Back in the 1970’s, air conditioning was sort of an add-on to the heater. So instead of a large volume of air being passed over the cooling unit - which is the most efficient way of cooling the interior - the units developed colder exit temps - and that makes it appear that they were better back then.
Nowadays, it is uncommon for a car NOT to have air conditioning - and the cars are designed for it - large air volumes through many duct openings.
I agree, the a/c units of the 70’s were oversized to the point they were stupid, but the new systems have gone too far IMHO. I do remember back in the day, my family had a 1975 or so ltd with a/c. it was a wagon and the a/c would cool off the way back to a decent level even with no rear ductwork, however I seem to remember my father saying that the a/c caused a 3-4mpg drop. Nowadays I dont think the a/c hurts fuel economy as much, but maybe it does, i don’t know.
That beast would easily get down to 6mpg towing a camper with the a/c on and 6 people inside.
As well as cooling the air, the air conditioning system removes the moisture from the air. In doing so, a person feels cooler because skin moisture evaporates more quickly into dry air. I know that a room air conditioner needs to be “sized” to fit the room. If the air conditioner has too much capacity, it cools the room too quickly without removing enough moisture and the room feels clammy. I purchased an older house that had an enormous 240 volt air conditioner installed through the wall in the living room. This air conditioner was oversized for the room. Fortunately, there was a cold air return for the heating system on the floor directly below the air conditioner. I turned on the furnace fan (without turning on the furnace) and not only was the living room more comfortable, but I had the equivalent of whole house air conditioning.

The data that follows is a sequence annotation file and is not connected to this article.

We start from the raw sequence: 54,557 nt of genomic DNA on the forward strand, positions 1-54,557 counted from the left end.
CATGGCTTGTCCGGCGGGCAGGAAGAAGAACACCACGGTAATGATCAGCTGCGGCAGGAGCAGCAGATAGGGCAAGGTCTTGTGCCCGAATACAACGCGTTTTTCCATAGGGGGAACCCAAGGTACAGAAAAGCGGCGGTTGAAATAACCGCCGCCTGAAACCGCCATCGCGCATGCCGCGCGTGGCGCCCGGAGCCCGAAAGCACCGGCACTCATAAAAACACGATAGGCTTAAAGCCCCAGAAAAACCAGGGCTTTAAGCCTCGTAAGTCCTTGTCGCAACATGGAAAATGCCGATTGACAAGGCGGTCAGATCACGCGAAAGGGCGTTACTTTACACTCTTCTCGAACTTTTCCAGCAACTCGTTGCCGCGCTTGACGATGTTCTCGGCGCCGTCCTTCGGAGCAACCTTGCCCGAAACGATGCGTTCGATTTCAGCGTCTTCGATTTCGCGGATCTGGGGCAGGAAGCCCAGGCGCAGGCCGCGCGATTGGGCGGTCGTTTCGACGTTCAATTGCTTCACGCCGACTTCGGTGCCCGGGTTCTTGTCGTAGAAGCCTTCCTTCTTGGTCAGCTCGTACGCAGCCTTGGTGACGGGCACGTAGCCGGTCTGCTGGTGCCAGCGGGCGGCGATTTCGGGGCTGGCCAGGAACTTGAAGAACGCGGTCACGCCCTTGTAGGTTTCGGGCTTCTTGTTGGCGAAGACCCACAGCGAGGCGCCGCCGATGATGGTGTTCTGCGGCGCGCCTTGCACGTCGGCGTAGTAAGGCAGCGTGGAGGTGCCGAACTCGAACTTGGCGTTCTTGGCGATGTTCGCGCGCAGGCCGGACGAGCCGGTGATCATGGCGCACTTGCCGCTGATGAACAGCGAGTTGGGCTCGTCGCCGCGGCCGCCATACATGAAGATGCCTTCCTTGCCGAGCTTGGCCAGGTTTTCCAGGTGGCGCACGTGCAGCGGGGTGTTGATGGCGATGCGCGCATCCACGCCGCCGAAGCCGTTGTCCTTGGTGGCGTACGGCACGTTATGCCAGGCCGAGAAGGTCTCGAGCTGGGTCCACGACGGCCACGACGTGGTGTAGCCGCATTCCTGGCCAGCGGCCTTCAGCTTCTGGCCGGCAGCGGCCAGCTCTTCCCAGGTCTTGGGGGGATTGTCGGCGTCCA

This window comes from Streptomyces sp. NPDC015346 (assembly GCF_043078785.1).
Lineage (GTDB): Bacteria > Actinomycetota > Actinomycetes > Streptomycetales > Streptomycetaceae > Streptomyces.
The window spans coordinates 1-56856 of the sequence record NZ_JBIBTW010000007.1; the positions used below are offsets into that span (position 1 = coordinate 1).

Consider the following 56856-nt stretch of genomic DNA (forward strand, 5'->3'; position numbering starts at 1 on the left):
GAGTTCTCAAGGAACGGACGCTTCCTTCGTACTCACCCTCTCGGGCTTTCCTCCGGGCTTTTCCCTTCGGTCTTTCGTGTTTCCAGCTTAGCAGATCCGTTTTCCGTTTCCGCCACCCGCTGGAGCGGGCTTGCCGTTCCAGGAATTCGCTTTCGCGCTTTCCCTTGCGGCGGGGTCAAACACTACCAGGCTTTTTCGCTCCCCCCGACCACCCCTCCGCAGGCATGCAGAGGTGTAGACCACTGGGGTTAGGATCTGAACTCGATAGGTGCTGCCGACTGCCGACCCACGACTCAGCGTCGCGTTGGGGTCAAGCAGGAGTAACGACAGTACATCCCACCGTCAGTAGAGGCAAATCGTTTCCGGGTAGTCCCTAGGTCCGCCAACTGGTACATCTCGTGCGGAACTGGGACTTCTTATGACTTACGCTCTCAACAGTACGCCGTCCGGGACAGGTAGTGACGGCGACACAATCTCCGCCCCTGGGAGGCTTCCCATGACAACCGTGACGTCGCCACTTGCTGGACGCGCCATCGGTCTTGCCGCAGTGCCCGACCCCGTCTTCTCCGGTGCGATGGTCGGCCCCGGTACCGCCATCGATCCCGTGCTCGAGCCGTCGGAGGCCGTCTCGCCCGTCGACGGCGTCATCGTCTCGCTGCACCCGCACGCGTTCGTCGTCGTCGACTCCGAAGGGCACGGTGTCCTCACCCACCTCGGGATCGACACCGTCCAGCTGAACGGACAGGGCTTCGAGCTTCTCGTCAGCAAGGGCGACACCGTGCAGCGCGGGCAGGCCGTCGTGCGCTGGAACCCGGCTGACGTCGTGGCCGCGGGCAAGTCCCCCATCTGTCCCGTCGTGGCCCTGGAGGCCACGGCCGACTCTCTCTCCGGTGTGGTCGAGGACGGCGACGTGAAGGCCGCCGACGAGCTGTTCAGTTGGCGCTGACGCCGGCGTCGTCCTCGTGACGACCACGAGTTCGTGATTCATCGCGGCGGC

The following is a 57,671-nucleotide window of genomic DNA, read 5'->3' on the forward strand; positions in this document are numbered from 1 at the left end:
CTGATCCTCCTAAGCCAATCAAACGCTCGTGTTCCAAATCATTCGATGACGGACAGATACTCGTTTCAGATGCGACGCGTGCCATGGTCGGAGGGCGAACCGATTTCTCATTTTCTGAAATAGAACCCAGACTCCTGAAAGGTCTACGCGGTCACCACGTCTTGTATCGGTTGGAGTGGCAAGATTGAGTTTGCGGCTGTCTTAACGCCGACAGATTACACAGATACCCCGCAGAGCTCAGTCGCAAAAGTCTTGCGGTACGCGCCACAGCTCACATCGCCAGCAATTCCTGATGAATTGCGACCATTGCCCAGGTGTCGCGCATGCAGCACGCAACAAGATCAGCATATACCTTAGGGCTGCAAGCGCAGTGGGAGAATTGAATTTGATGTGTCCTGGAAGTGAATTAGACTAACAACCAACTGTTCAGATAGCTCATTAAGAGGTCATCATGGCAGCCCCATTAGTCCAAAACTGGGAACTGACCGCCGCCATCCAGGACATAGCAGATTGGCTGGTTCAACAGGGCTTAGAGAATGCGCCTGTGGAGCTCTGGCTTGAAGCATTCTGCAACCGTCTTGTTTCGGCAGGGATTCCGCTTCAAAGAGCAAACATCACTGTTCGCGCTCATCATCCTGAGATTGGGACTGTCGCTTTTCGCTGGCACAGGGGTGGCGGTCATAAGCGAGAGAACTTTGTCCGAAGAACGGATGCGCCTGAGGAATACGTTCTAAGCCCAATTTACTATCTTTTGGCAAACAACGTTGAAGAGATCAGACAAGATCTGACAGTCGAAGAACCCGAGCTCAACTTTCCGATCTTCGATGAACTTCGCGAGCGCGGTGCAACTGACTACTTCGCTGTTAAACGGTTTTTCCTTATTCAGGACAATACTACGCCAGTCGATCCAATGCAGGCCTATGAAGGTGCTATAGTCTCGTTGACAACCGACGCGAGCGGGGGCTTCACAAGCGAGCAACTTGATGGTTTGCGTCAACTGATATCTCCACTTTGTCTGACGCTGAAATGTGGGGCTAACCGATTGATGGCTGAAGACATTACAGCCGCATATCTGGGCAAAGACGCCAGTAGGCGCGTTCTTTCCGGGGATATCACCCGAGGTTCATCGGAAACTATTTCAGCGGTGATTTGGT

I would assume that manufacturers size the air conditioning capacity to fit the vehicle. I do know that some compressors cycle on and off (my 1971 Maverick was this way and I could feel the compressor coming on while I drove the car) and some systems actually blend some heat from the heater core to regulate the temperature with the compressor running continuously. This latter system supposedly provides better humidity control.